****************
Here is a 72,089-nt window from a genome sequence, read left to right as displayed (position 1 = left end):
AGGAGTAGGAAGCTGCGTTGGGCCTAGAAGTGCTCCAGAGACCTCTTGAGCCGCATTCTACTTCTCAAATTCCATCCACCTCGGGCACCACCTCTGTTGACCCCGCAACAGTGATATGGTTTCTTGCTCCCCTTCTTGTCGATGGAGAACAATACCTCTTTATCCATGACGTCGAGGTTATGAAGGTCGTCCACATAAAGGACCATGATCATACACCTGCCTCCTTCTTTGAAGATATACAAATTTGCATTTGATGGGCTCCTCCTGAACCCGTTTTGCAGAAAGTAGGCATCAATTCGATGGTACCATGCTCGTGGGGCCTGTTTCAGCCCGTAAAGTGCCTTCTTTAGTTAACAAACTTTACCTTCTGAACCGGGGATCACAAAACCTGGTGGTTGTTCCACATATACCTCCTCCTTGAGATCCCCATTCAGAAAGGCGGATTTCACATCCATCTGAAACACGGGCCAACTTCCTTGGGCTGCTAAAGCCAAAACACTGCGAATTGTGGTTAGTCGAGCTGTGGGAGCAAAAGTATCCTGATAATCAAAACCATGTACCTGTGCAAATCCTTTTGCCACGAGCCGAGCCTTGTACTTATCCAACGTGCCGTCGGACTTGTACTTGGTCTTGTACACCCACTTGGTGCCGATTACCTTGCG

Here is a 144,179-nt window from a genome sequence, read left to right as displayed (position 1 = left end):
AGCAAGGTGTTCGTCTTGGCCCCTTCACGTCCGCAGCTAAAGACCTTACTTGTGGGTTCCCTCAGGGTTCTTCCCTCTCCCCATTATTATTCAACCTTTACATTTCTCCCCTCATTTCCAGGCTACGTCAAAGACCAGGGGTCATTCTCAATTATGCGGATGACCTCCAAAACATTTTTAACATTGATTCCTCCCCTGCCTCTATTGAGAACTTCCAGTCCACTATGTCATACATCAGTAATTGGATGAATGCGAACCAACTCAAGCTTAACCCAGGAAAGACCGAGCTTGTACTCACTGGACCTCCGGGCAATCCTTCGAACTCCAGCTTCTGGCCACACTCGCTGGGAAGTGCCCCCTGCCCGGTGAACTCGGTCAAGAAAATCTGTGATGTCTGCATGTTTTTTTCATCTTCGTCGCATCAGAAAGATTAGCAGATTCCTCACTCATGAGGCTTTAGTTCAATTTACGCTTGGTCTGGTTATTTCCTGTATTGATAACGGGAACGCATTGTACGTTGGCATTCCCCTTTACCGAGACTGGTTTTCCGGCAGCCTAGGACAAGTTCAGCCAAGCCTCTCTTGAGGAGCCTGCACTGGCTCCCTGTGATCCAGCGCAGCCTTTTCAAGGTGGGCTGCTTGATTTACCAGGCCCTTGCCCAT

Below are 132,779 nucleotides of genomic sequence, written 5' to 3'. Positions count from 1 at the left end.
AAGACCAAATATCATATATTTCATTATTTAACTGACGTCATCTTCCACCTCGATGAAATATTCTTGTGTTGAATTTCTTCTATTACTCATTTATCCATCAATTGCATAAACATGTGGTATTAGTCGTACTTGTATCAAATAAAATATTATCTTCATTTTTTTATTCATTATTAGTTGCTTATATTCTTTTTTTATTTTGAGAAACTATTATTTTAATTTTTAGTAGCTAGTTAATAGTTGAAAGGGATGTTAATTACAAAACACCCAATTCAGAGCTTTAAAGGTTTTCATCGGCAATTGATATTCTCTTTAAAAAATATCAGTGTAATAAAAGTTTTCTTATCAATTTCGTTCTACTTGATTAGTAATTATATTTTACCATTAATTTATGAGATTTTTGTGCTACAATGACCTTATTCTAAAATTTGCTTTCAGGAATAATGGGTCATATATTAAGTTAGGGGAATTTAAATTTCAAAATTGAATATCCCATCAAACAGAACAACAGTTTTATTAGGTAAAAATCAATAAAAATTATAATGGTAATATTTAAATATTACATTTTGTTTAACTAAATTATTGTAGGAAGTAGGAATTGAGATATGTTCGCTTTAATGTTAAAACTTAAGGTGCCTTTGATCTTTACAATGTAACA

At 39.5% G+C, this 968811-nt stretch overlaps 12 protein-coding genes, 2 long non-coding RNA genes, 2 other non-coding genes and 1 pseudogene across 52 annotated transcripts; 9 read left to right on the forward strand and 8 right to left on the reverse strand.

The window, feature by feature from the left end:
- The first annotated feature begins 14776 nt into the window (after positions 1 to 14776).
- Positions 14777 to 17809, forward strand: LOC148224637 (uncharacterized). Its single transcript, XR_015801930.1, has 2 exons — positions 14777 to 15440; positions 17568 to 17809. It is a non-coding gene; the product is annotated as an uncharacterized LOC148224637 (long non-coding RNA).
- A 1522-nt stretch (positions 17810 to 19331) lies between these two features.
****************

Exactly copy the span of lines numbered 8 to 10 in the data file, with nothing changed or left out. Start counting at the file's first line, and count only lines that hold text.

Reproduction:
The window, feature by feature from the left end:
- The first annotated feature begins 14776 nt into the window (after positions 1 to 14776).
- Positions 14777 to 17809, forward strand: LOC148224637 (uncharacterized). Its single transcript, XR_015801930.1, has 2 exons — positions 14777 to 15440; positions 17568 to 17809. It is a non-coding gene; the product is annotated as an uncharacterized LOC148224637 (long non-coding RNA).